When it comes to public opinion on race, it’s not 1968 anymore

People take part in an event to mark Juneteenth, which commemorates the end of slavery in Texas, two years after the 1863 Emancipation Proclamation freed slaves elsewhere in the United States, amid nationwide protests against racial inequality, in Atlanta, Georgia, U.S. June 19, 2020. REUTERS/Elijah Nouvelage

The killing of George Floyd by Minneapolis police officers and the nationwide demonstrations it triggered have crystallized the public’s changing attitudes on race in America in surprising ways. Accustomed as we are to deep political polarization, a compilation of polling on these questions shows the emergence of important areas of consensus that could serve as the basis of policing reforms.

Here is some of what we have learned from opinion surveys conducted during the past few weeks.

The response to Mr. Floyd’s killing has been near-unanimous. Only 2% of Americans believe that the use of force against him was justified, while 81% consider it unjustified.

The impact of the Floyd killing on attitudes toward policing is much greater than in previous cases of the controversial use of force. After the 2014 killing of 12-year-old Tamir Rice in Cleveland, 33% of Americans said that police were more likely to use excessive force against Black suspects; 58% disagreed. Two years later, the fatal shooting of Philando Castile near St. Paul, Minnesota yielded similar results. But in the wake of George Floyd’s death, 57% of Americans had come to believe that the police were more prone to use excessive force against Black people.

Americans are more likely to approve of their local police force than of police in the country. 77% of Americans, including 52% of African Americans, express favorable attitudes toward police in their community. By contrast, 49% of Americans—and just 20% of African Americans—are favorable toward police throughout the United States.

Responses to police misconduct reflect broader attitudes on race relations. 76% of Americans now say that discrimination against racial and ethnic minorities in the United States is a “big problem,” including 57% of conservatives, 71% of whites, and 69% of whites without college degrees.  In addition, Americans have turned more pessimistic about progress toward racial equality. In 2014, the 50th anniversary of the Civil Rights Act, 79% of Americans saw gains in the fight to end racial discrimination, compared to just 56% today.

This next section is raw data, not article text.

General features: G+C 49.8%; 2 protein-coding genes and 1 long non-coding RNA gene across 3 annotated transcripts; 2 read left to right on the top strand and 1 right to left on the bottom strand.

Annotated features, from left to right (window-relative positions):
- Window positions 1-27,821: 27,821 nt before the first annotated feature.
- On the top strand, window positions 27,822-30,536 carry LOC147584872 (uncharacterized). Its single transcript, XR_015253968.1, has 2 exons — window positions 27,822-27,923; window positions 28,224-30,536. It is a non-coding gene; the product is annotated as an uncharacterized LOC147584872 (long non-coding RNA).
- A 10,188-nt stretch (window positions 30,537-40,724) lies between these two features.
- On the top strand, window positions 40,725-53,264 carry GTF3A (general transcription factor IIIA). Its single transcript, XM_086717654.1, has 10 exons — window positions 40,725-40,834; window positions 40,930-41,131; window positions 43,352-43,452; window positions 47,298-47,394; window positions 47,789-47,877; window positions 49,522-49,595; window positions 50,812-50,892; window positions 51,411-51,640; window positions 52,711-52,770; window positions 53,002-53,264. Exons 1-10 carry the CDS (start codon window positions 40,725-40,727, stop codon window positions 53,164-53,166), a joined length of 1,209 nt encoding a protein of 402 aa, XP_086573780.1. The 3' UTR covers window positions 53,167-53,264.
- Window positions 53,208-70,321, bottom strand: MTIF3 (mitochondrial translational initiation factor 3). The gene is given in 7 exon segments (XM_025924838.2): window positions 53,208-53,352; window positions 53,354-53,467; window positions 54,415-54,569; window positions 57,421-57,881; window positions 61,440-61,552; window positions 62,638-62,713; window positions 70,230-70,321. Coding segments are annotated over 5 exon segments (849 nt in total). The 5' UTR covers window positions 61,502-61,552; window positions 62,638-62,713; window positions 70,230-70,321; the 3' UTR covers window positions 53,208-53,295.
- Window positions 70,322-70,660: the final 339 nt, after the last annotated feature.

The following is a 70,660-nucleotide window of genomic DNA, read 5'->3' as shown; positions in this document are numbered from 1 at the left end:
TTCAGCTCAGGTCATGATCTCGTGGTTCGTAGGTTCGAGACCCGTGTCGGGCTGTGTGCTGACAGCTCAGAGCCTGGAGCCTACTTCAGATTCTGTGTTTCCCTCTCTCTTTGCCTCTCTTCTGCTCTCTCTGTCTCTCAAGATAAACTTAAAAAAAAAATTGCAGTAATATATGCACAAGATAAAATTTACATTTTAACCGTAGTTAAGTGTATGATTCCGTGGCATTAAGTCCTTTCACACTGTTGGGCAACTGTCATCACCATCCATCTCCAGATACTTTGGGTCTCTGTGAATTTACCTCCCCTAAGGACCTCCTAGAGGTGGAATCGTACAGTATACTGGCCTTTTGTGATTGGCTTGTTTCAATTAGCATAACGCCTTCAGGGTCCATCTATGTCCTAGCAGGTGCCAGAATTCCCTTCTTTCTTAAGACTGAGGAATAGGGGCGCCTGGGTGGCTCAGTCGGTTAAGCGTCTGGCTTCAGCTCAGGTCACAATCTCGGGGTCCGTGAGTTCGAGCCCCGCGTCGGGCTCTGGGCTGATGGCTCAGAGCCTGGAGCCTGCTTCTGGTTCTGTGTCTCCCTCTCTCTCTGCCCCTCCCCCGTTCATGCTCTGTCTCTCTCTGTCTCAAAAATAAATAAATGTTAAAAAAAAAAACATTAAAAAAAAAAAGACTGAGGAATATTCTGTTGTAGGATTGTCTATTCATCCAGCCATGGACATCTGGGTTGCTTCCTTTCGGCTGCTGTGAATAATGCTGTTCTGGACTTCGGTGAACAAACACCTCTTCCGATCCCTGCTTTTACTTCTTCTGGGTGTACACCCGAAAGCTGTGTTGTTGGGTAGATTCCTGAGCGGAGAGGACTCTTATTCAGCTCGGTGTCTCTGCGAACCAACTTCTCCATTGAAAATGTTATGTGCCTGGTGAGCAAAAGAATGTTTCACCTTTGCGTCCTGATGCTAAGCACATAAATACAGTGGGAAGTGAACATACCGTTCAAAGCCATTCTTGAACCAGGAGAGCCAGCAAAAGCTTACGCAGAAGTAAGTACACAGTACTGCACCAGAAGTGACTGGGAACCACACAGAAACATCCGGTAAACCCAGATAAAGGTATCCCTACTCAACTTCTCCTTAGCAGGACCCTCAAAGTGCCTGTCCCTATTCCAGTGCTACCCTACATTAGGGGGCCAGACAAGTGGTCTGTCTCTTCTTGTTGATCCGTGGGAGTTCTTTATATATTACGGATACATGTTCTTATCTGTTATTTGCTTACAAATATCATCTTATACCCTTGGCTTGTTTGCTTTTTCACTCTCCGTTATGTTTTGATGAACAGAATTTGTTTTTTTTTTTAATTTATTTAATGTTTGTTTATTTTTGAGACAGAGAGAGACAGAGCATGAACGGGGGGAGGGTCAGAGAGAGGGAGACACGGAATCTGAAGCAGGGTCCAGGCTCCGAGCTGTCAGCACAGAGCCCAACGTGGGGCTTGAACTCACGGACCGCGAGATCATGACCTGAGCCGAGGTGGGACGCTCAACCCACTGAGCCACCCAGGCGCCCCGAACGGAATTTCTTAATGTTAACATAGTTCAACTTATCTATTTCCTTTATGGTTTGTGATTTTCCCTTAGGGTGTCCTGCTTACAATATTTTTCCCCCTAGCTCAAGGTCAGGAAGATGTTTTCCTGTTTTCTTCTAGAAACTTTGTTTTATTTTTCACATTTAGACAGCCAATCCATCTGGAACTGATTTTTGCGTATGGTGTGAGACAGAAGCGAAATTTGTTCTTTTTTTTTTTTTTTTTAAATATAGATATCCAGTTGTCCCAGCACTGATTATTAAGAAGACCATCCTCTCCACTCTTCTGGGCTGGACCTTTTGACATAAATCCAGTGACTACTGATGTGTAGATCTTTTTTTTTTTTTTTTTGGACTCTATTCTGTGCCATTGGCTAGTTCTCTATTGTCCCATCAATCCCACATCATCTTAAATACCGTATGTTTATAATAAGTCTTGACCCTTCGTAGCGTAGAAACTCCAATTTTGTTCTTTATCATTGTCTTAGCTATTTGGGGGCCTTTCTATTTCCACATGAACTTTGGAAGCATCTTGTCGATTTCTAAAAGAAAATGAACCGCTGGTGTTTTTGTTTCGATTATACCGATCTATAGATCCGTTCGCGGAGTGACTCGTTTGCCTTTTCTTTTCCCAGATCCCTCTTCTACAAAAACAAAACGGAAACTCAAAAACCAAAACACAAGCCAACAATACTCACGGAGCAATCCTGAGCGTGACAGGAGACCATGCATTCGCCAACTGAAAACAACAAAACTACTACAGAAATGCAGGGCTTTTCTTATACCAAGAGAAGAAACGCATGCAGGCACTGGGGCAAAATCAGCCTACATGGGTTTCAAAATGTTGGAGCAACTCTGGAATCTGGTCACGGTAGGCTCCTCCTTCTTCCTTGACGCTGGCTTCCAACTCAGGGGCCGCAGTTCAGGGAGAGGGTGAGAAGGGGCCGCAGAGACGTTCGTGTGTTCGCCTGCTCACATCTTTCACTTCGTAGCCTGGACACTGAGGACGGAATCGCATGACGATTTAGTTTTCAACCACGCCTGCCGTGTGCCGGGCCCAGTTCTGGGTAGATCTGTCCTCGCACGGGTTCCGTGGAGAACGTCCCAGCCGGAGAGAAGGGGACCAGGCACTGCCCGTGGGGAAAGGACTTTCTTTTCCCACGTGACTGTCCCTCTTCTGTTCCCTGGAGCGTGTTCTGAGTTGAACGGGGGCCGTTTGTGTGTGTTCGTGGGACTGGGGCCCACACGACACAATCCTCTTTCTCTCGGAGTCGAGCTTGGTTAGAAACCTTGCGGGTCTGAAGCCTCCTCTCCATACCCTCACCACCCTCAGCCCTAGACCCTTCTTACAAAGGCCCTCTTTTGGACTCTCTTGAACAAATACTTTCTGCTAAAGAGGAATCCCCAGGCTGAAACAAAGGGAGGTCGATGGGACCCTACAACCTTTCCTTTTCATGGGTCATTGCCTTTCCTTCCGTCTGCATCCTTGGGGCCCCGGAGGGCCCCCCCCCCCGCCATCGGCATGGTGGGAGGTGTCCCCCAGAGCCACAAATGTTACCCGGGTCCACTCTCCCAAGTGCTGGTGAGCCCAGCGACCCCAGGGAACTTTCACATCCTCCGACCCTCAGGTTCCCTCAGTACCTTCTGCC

Americans overwhelmingly regard peaceful protests as a justifiable response to the killing of Mr. Floyd, and they believe that the police are using too much force against these protests. At the same time, they reject violence and say that the police have not used enough force against it. But two-thirds of Americans blame “other people,” not the protesters themselves, for the outbreaks of violence.

Americans are more troubled about police misconduct than about protesters’ excesses. When asked, “Which concerns you more, the actions of the police against George Floyd or protests that have turned violent?” about 6 in 10 Americans, including 54% of whites, name the police actions as their greater concern.

Americans favor a wide range of reforms to policing practices, and nearly all enjoy majority support across party lines.

All Democrats Independents Republicans
Require police to intervene against, stop, and report excessive use of force by other officers 95 97 96 95
Require police to give a verbal warning before shooting at a civilian 89 95 90 83
Require states to publicly release officers’ disciplinary records 76 89 75 62
Allow individuals to sue police officers for using excessive force 73 85 74 55
Ban chokeholds and strangleholds 68 82 70 52
Ban no-knock warrants 52 65 56 34

(Source: Kaiser Family Foundation)

At the same time, Americans reject broader changes some advocates have urged and are divided on others. 54% reject cutting funding for police and transferring the funds to social service agencies, and 81% reject disbanding the current police force and starting over. Efforts to remove Confederate statues are backed by only a narrow majority of Americans—52%, with 44% opposed—and proposals to rename military bases produce a 47-47 split.

The bottom line: it’s not 1968 anymore. A large share of white Americans now endorse views on race relations once confined largely to African Americans. While Americans of all parties and races continue to oppose violent protests, appeals to “law and order” not balanced with the recognition of deep injustice lack the resonance of half a century ago. This helps explain why barely one-third of Americans support President Trump’s handling of race relations—and why 53% of Americans say that relations have gotten worse on his watch.